Debate about whether the government should fund Planned Parenthood has been at the forefront of this year’s 2016 presidential race. Planned Parenthood, which provides health services for women, has come under fire for performing abortions. Lehigh’s Planned Parenthood Generation Action club works to emphasize the importance of women’s reproductive rights and stress the importance of Planned Parenthood, which utilizes federal funding to operate.
In the fall of 2015, Samantha Randall, ’18, founded the Planned Parenthood Generation Action club after attending a National Youth Conference in Harrisburg. Realizing there was no affiliated Planned Parenthood club on Lehigh’s campus, Randall asked officials if they could assist in her in installing the club.
“One of my main goals is political involvement, and trying to get our campus more involved because we’re very much politically apathetic,” said Randall, the president of the Planned Parenthood Generation Action club. “I want everyone to know how important reproductive rights are, no matter your gender, age or if you’re actually planning to have children or not.”
The club hosted a Make and Take on Friday to inform students about safe sex and the services provided by Planned Parenthood.
At the Make and Take, students were given pouches they could decorate with slogans that raised awareness about safe sex and promoted Planned Parenthood.The pouches were filled with condoms, coasters, pens, buttons, pins and stickers provided by the club.
Since the Planned Parenthood Generation Action club is relatively new on campus, Randall is receiving help from many different organizations, including the Women’s Center and Break the Silence.
Rita Jones, the director of the Women’s Center, is the adviser for the club and has played a role in its growth. Last semester, the Women’s Center co-hosted a Feminist Friday discussion with the club.
“In the Women’s Center, we provide a space for people to really think through the complexities of reproductive justice,” Jones said. “Reproductive justice is not easy. It requires coalition building, people (talking) to each other.
“I think it’s fantastic that we have the Planned Parenthood Generation Action club. It’s a step in getting the conversation going and mobilizing people who feel the same passion. It’s one of many conversations that needs to happen.”
Like Randall, Jones wants to spread awareness of the services that Planned Parenthood is able to provide. She believes people can recognize the good Planned Parenthood has done in way of saving lives.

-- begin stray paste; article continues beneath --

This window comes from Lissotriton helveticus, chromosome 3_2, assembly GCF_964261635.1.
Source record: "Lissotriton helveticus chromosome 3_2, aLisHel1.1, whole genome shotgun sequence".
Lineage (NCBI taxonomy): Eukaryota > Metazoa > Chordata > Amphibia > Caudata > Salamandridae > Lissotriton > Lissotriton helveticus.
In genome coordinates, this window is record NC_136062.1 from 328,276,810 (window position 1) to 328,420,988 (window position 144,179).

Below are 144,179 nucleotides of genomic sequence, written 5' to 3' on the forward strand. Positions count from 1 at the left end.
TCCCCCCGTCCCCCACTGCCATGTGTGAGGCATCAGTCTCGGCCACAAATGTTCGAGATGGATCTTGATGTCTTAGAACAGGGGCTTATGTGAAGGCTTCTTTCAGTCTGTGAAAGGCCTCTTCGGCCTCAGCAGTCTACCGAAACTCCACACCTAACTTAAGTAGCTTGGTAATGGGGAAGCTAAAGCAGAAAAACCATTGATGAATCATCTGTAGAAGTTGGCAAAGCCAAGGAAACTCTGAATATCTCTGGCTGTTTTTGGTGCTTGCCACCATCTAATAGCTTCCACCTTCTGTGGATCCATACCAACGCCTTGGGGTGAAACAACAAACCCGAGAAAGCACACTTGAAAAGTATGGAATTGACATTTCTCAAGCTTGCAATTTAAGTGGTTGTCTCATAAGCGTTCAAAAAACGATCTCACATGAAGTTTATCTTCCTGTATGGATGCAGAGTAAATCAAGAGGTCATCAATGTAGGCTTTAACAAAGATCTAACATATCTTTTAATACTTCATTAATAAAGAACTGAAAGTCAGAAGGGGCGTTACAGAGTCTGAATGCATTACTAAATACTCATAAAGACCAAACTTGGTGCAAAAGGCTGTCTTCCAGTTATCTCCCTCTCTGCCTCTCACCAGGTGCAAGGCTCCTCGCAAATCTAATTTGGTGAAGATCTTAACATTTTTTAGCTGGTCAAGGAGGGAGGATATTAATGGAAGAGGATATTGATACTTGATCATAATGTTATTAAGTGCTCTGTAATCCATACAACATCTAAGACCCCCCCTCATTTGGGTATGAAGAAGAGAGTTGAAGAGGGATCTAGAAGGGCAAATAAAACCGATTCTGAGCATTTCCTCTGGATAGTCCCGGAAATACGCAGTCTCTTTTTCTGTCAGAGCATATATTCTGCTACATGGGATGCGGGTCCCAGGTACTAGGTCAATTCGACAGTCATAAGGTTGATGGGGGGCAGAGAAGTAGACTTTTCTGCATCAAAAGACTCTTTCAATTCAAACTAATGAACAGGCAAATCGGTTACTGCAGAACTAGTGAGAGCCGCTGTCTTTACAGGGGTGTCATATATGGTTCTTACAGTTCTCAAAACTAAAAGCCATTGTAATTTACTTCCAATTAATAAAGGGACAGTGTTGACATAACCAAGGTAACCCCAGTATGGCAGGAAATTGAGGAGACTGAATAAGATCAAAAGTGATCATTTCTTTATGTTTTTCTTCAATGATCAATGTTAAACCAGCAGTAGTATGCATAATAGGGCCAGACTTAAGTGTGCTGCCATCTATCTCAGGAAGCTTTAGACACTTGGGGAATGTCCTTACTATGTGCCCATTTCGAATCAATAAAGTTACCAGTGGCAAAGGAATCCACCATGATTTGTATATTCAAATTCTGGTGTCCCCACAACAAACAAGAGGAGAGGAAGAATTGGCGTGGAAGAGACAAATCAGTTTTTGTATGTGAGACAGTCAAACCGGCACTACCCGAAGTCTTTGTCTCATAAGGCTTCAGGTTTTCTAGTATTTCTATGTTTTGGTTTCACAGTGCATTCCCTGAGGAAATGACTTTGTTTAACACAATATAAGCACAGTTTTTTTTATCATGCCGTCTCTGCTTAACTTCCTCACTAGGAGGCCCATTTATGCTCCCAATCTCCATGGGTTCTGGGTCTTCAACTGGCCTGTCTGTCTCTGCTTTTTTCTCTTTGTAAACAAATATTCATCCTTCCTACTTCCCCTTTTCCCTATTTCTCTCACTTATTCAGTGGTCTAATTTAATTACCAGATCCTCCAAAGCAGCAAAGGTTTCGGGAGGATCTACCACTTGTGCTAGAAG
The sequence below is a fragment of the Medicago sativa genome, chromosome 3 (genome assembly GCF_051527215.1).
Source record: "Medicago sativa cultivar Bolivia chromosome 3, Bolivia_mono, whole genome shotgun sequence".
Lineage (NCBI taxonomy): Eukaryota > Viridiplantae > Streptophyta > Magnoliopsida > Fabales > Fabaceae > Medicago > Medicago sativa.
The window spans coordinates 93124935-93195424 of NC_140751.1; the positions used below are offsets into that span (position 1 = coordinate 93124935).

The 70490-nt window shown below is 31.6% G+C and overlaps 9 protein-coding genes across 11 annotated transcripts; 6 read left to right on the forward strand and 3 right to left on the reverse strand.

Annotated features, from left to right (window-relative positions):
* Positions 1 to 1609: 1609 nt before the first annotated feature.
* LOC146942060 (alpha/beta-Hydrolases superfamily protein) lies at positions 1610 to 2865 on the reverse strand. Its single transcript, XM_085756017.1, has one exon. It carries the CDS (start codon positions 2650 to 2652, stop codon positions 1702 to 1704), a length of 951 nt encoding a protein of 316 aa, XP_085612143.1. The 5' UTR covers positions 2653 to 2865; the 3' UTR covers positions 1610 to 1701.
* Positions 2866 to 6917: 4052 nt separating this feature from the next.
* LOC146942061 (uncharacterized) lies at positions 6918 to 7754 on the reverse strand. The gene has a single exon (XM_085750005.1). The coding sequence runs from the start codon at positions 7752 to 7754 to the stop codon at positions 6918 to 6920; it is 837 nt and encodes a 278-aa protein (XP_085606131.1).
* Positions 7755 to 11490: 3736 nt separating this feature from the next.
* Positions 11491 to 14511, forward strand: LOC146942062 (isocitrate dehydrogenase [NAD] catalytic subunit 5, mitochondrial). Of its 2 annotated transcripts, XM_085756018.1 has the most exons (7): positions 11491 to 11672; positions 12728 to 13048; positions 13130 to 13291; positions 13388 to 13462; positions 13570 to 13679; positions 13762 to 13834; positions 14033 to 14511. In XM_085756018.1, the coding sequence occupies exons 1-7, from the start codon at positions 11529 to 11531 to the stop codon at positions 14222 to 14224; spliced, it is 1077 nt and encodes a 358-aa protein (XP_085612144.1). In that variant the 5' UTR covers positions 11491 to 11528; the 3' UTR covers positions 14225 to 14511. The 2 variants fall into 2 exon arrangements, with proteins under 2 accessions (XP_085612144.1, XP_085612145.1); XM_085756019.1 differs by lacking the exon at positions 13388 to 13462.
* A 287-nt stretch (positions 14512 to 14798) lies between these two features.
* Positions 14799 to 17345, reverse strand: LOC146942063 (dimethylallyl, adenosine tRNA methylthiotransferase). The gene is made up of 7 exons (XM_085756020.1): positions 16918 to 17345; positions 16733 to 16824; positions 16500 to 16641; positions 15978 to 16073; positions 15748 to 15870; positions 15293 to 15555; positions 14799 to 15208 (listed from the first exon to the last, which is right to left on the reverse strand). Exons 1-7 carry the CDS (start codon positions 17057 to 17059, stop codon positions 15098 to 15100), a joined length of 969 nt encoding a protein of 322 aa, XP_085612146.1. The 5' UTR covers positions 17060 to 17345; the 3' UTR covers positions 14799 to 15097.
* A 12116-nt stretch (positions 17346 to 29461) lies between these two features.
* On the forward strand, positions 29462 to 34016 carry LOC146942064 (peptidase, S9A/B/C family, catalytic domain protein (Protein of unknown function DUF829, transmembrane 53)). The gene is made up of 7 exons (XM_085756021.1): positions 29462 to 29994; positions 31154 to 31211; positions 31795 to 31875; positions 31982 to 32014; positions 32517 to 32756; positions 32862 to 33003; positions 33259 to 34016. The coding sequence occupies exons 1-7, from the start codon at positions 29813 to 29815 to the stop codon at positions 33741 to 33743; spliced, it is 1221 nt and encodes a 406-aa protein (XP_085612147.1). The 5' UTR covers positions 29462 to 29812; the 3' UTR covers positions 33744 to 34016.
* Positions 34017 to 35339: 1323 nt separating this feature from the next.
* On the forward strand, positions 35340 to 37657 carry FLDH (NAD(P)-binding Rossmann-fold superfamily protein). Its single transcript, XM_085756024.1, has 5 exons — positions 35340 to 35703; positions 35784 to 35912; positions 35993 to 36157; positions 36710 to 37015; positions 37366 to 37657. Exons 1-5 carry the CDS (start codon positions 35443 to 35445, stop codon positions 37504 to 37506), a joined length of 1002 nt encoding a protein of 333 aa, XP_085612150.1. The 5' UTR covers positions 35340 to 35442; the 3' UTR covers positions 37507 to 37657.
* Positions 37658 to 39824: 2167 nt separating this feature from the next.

It’s a resource for both men and women, she said, and it’s one that those individuals can turn to if there is nowhere else to go.
“It’s good for any community to be able to have those spaces, when people are embarrassed to talk to friends or afraid to talk to their parents,” Jones said. “Maybe they feel really isolated and don’t know who to talk to. It’s important to have a space that people can go to that is trustworthy, medically sound and evidence-based.”
If Planned Parenthood were to be defunded, women across the country and at Lehigh alike may not have access to certain resources. If this were to happen, Lehigh’s Health and Wellness Center could be an alternative resource for students for some items.
“The Health and Wellness Center is already able to provide most of the services students might seek at Planned Parenthood,” wrote Susan Kitei, the director of the health center, in an email.
According to the health center’s webpage, the center is able to provide prevention and screening services for sexually transmitted infections. Additionally, the health center is able to provide the Gardasil vaccine, pap smears, oral contraceptive pills, the Nuva-ring, Depo-Provera injections and annual women’s health exams.
Although Lehigh students could use the health center as an alternative resource for some of the services that Planned Parenthood provides, Randall would like students to recognize many women and men who do not attend college do not have the same opportunity to receive health services.
“You think if you’re not using their services yourself, it doesn’t affect you, but it is statistically impossible to not know anyone who has used Planned Parenthood,” Randall said. “Whether it be family members or friends — it affects everyone. For a lot of underprivileged men and women, it’s their only form of health care. I want Lehigh to become more involved with helping the local Planned Parenthood and for students to know that it is there as a valuable resource.”